Take my case for example. I have an air purifier device which is one of the best out there. I can't replicate an air purifier, I'm no hardware designer, producer and I have no knowledge in that field whatsoever. So all I can do is buy a good air purifier. There are lots and lots of reasons why I chose this exact model, so I don't want another one instead just because I can't remote-control it.

    However, I want to turn on the air purifier remotely (and automatically) whenever my solar panels are producing excess energy, so that I can utilize that energy for a useful purpose instead of letting it go to waste (it's an off-grid system). But I can't turn on the air purifier remotely and automatically. that's not because it doesn't have this feature. I could get around that with a remote controlled wall plug. The problem is that the air purifier doesn't remember its last state after a power cut, so when I turn the wall plug back on, the air purifier does not turn on again. I need to somehow remote-push its on/off button.

    Needless to mention that the purifier cost me a ton of money and that I have 2 years of warranty left... so that leaves me with a single choice: a remote controlled mechanical button pusher. And there are many cases out there with people who have very similar use cases and need very similar solutions. I agree with our friend mauricev (the original poster), it's unbelievable that there are so very few commercial solutions available for this (I only know one: the Microbot Push). Yes, the buttons are very varied and generic solutions won't be able to push all possible buttons, but I'm sure you can make a generic button pusher which would be able to handle at least 80-90% of the buttons that exist in practice. most devices sold today have simple push switches or toggle switches...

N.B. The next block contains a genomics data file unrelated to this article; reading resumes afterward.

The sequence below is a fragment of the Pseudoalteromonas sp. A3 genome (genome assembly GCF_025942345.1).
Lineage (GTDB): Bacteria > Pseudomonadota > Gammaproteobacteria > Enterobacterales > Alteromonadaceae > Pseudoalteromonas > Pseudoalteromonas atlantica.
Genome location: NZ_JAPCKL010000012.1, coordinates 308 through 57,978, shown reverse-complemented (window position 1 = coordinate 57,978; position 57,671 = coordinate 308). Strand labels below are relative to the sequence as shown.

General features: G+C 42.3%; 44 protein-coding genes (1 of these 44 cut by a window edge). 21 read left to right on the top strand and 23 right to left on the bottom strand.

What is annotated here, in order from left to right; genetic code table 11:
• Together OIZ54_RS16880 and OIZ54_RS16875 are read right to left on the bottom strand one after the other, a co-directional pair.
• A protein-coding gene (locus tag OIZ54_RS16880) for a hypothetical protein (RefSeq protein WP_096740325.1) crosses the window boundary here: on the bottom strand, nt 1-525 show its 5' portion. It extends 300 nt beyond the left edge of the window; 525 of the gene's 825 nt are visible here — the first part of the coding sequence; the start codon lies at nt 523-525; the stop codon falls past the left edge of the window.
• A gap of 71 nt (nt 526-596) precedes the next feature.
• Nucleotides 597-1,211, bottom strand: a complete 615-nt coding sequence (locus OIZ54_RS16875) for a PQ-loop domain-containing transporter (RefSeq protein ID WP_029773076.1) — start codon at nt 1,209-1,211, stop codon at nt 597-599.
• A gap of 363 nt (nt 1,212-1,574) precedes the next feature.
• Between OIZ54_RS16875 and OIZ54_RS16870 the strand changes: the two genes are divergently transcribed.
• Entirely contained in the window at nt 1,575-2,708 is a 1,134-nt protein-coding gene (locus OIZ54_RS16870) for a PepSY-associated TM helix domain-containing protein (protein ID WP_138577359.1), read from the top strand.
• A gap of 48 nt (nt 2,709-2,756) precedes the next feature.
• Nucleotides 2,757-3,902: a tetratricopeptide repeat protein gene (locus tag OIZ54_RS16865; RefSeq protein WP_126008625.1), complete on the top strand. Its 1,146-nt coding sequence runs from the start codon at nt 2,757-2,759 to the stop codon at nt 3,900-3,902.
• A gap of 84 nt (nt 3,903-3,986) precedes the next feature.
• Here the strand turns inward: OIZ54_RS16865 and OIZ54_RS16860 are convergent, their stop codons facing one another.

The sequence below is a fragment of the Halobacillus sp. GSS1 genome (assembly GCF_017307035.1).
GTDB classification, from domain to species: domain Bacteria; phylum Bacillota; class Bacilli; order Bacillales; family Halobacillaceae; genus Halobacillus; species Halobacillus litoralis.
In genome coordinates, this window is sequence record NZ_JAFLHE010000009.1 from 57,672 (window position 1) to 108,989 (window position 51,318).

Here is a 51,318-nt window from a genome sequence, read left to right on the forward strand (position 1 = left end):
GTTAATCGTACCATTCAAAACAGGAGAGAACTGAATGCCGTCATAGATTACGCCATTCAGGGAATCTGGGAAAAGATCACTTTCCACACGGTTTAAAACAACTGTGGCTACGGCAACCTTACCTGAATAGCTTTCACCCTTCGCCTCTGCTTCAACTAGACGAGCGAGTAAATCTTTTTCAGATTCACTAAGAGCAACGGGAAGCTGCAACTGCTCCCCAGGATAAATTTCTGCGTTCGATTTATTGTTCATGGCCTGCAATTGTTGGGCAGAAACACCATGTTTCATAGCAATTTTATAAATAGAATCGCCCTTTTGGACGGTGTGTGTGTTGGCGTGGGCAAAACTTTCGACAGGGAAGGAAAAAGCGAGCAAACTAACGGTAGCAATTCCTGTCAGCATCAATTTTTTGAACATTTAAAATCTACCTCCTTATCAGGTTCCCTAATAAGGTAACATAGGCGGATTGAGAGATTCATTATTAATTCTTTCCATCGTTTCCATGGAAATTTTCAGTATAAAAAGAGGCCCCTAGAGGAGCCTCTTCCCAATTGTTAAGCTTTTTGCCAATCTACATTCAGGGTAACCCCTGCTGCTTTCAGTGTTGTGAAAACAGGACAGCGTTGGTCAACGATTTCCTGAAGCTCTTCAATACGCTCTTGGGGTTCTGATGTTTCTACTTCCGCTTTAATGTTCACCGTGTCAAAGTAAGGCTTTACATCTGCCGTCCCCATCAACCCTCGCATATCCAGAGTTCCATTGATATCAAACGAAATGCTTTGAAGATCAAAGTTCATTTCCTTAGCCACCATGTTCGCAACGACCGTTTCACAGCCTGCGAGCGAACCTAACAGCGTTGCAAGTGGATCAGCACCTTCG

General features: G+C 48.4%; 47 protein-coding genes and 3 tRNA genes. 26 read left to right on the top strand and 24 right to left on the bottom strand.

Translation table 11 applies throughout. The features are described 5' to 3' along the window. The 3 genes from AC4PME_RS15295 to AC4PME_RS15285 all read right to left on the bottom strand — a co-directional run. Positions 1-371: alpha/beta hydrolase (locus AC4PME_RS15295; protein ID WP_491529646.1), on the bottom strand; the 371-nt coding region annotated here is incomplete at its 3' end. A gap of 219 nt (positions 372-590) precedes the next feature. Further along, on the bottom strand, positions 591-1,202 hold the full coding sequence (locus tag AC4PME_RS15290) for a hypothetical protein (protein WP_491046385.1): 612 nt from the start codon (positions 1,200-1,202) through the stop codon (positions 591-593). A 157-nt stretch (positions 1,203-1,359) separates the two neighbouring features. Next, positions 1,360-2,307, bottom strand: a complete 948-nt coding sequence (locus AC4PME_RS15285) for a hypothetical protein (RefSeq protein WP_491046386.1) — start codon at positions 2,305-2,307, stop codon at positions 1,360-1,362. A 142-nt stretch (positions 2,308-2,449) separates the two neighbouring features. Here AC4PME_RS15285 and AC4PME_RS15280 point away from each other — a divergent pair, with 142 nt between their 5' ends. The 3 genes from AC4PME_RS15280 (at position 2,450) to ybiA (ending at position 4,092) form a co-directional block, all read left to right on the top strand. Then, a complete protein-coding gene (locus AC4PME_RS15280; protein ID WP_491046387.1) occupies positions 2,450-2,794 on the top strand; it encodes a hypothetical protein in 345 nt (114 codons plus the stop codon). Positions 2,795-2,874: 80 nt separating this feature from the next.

12. shortbus

    AAC Fanatic!

    Sep 30, 2009
    4,004
    1,523
    Is it possible to "tape the button down"? Keeping it on permanently and then use the remote control wall plug to turn the power on and off.
     
  13. BazsoDombiAndras

    Member

    Apr 26, 2015
    65
    0
    I did think of that :) But it starts on speed 1 and I need at least speed 4, so after tapping the power button I still need to tap the speed button at least 3 times. The relay suggestion is very simple and elegant, but unfortunately it requires disassembling the unit, so I'd rather go with a mechanical solution. Thanks!
     
  14. GopherT

    AAC Fanatic!

    Nov 23, 2012
    5,991
    3,736
     
    shortbus likes this.
  15. BazsoDombiAndras

    Member

    Apr 26, 2015
    65
    0
    Yeah, I've seen it... there's even an Instructables tutorial for it... but I don't need a timer-based solution, rather a WiFi-connected solution to automate it. And this one in the video is too bulky...
     
  16. Externet

    AAC Fanatic!

    Nov 29, 2005
    758
    57
    Ask the manufacturer service center if they can modify it to your wishes. Cannot be a difficult thing when they know its circuitry, and ask to include a technician handwritten note inside the unit for warranty purposes.
     
  17. DNA Robotics

    Member

    Jun 13, 2014
    122
    26
    Last edited: Apr 30, 2016
    GopherT likes this.
  18. GopherT

    AAC Fanatic!

    Nov 23, 2012
    5,991
    3,736
    DNA Robotics likes this.
Loading...